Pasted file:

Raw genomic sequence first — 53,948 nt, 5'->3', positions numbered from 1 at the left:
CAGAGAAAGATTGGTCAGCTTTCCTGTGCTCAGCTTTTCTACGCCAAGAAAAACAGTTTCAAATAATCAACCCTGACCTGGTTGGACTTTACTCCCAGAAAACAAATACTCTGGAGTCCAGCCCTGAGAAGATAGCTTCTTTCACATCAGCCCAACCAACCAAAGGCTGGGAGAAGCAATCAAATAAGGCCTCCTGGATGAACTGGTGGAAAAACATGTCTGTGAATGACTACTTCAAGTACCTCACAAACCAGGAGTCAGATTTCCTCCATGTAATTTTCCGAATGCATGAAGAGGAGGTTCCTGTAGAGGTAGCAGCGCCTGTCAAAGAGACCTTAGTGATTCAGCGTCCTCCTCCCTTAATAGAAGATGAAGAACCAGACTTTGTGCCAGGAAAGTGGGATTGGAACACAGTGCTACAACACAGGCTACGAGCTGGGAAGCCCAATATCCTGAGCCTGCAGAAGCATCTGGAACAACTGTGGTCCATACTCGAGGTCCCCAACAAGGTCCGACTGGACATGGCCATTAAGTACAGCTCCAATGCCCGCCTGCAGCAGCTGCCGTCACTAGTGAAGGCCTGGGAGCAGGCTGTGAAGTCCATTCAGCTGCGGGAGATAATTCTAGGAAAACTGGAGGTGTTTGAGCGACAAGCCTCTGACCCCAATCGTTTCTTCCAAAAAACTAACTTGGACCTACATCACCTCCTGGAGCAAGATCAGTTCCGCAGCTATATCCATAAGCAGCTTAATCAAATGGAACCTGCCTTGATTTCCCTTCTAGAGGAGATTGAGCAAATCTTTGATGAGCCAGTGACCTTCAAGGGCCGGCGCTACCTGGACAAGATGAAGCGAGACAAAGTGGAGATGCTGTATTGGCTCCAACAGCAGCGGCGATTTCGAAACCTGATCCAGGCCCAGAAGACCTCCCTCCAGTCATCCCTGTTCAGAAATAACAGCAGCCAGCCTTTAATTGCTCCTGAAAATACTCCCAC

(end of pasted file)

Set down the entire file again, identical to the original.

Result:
Raw genomic sequence first — 53,948 nt, 5'->3', positions numbered from 1 at the left:
CAGAGAAAGATTGGTCAGCTTTCCTGTGCTCAGCTTTTCTACGCCAAGAAAAACAGTTTCAAATAATCAACCCTGACCTGGTTGGACTTTACTCCCAGAAAACAAATACTCTGGAGTCCAGCCCTGAGAAGATAGCTTCTTTCACATCAGCCCAACCAACCAAAGGCTGGGAGAAGCAATCAAATAAGGCCTCCTGGATGAACTGGTGGAAAAACATGTCTGTGAATGACTACTTCAAGTACCTCACAAACCAGGAGTCAGATTTCCTCCATGTAATTTTCCGAATGCATGAAGAGGAGGTTCCTGTAGAGGTAGCAGCGCCTGTCAAAGAGACCTTAGTGATTCAGCGTCCTCCTCCCTTAATAGAAGATGAAGAACCAGACTTTGTGCCAGGAAAGTGGGATTGGAACACAGTGCTACAACACAGGCTACGAGCTGGGAAGCCCAATATCCTGAGCCTGCAGAAGCATCTGGAACAACTGTGGTCCATACTCGAGGTCCCCAACAAGGTCCGACTGGACATGGCCATTAAGTACAGCTCCAATGCCCGCCTGCAGCAGCTGCCGTCACTAGTGAAGGCCTGGGAGCAGGCTGTGAAGTCCATTCAGCTGCGGGAGATAATTCTAGGAAAACTGGAGGTGTTTGAGCGACAAGCCTCTGACCCCAATCGTTTCTTCCAAAAAACTAACTTGGACCTACATCACCTCCTGGAGCAAGATCAGTTCCGCAGCTATATCCATAAGCAGCTTAATCAAATGGAACCTGCCTTGATTTCCCTTCTAGAGGAGATTGAGCAAATCTTTGATGAGCCAGTGACCTTCAAGGGCCGGCGCTACCTGGACAAGATGAAGCGAGACAAAGTGGAGATGCTGTATTGGCTCCAACAGCAGCGGCGATTTCGAAACCTGATCCAGGCCCAGAAGACCTCCCTCCAGTCATCCCTGTTCAGAAATAACAGCAGCCAGCCTTTAATTGCTCCTGAAAATACTCCCAC